In this situation, the Catalan political actors will find it difficult to justify not showing up to negotiate. The calculation is that they can choose to get involved to try to get an immediate benefit through a potential reform, or just keep waiting for a future benefit in the form of a unilateral independence (always more difficult than a constitutional reform). In parallel, the cost of continuing the process will continue to rise. Up until now it’s almost all been opportunity costs, but if there is a more serious challenge to the central government by a pro-independence government, it will necessarily be a net loss (even if it is bilateral, as some argue). The combination of both elements can make the “instrumental” voters withdraw their support for independence.
This hypothesis is formulated beyond the result of the Catalan elections. Whether there’s a Junts pel Si government or elections are repeated, soon there will be new majorities in the Spanish parliament – that’s why it was essential that the elections happened now. For the pro-independence camp it’s key to form a government now, since they would much rather have their mandate reflect current preferences than those that might emerge in 2016. In addition, being in office means having access to ways of trying to alter the cost structure of or derail the constitutional reform (they won’t lack political allies in Madrid for this purpose).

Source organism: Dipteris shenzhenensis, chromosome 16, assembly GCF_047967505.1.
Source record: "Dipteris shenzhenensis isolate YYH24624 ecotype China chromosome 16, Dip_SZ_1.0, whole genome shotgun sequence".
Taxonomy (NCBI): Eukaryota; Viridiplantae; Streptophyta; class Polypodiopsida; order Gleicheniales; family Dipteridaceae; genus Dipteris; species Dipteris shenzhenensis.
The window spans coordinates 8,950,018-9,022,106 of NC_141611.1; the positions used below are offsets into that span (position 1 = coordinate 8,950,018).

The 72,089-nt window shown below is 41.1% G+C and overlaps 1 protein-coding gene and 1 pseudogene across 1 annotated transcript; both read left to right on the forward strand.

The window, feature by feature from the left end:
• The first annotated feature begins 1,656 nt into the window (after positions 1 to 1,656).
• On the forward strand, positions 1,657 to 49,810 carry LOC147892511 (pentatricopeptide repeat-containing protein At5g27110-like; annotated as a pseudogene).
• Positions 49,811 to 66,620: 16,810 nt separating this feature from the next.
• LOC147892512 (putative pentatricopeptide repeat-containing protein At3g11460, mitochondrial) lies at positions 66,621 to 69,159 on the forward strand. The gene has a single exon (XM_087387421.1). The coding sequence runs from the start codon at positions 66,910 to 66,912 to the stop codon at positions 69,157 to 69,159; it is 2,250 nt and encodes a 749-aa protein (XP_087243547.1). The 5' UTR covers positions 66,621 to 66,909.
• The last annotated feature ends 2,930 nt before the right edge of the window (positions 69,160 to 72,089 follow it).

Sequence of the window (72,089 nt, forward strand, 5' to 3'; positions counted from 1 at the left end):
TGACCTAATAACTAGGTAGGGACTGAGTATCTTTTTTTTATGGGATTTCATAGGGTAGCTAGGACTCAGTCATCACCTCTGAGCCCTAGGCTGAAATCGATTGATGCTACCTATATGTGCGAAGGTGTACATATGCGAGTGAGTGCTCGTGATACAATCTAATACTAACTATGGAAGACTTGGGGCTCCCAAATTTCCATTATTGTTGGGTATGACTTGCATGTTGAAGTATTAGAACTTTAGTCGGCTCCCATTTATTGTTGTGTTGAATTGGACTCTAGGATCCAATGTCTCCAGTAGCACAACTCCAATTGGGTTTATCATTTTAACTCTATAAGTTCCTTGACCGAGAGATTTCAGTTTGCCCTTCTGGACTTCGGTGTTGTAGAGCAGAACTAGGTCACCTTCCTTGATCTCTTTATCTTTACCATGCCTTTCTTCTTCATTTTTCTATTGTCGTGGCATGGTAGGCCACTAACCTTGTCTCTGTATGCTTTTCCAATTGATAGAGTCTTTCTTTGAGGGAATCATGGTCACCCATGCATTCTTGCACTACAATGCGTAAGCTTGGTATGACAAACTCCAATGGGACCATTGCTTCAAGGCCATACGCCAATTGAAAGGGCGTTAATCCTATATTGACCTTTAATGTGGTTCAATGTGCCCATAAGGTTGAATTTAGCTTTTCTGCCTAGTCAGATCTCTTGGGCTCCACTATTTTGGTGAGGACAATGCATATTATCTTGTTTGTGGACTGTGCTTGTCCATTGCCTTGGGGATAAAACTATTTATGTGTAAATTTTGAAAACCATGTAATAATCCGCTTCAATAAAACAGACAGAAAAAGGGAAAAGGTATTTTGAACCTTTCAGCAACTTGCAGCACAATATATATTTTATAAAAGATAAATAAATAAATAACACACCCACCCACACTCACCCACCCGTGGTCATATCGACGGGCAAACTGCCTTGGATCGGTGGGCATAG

We all know that the incentives to negotiate so far have been scarce. In the short term both the pro-independence camp and the central government have an interest in polarizing the debate to improve their electoral prospects, one in Catalonia and the other in the general elections. CDC has already tied its fate to the independence process for better (to save its own brand and officials) and for worse (losing political control of the situation). Meanwhile, the PP has waited to see if the contradictions within the movement would manage to deflate it. After last year’s failed referendum it seemed that this strategy had succeeded, but the joint pro-independence list has told us otherwise.